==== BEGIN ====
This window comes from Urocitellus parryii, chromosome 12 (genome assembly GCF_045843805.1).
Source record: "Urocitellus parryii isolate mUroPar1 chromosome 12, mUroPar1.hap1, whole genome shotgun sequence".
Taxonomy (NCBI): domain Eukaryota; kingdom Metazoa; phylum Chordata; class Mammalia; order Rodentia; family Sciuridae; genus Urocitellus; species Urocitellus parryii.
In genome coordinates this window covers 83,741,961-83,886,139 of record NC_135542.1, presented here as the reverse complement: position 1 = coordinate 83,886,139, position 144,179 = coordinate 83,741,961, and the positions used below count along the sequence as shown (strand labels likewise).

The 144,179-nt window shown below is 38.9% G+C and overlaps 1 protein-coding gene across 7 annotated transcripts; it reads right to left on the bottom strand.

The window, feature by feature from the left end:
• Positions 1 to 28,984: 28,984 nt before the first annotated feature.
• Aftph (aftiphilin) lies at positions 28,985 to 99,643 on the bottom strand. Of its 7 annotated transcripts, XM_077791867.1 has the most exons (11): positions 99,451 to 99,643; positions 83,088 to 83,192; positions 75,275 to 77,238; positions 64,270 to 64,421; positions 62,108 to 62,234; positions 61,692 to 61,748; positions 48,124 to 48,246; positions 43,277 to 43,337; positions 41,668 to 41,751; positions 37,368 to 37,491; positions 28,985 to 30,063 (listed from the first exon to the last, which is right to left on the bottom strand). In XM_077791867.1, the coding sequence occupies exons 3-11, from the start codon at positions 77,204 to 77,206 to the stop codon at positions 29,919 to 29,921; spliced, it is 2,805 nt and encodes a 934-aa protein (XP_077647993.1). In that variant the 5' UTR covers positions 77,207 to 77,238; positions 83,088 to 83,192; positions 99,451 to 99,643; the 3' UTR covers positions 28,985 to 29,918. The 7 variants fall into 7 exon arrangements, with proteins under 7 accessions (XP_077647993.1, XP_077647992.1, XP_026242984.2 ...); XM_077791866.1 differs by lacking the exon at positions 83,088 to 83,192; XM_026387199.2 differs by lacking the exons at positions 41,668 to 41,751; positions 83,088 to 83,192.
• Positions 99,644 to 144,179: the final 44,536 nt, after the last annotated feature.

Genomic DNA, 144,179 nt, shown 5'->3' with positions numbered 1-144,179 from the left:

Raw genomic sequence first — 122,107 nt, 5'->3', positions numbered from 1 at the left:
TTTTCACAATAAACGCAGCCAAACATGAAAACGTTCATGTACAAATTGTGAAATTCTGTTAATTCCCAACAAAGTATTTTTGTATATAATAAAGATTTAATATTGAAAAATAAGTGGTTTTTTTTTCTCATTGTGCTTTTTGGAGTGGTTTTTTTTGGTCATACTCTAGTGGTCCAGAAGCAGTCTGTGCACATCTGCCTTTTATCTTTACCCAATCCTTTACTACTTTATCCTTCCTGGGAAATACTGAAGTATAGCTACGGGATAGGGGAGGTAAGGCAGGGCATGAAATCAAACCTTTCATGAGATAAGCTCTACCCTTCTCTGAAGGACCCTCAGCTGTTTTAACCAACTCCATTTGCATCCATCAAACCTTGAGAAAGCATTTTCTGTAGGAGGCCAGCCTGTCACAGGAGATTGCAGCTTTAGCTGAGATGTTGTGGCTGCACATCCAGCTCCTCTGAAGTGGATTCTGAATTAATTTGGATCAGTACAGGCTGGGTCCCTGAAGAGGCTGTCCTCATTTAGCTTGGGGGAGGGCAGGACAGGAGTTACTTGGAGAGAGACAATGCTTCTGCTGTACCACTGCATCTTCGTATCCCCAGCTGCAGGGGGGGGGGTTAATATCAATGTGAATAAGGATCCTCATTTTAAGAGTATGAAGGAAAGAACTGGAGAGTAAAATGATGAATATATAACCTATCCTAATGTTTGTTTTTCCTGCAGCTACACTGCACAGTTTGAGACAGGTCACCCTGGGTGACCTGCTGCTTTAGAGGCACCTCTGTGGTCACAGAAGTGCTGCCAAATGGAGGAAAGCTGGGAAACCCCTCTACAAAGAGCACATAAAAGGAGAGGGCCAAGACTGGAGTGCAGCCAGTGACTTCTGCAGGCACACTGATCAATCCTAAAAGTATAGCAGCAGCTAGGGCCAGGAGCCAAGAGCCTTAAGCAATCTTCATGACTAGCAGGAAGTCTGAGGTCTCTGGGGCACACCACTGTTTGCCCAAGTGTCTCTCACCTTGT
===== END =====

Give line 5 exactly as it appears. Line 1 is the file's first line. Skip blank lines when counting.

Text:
The 144,179-nt window shown below is 38.9% G+C and overlaps 1 protein-coding gene across 7 annotated transcripts; it reads right to left on the bottom strand.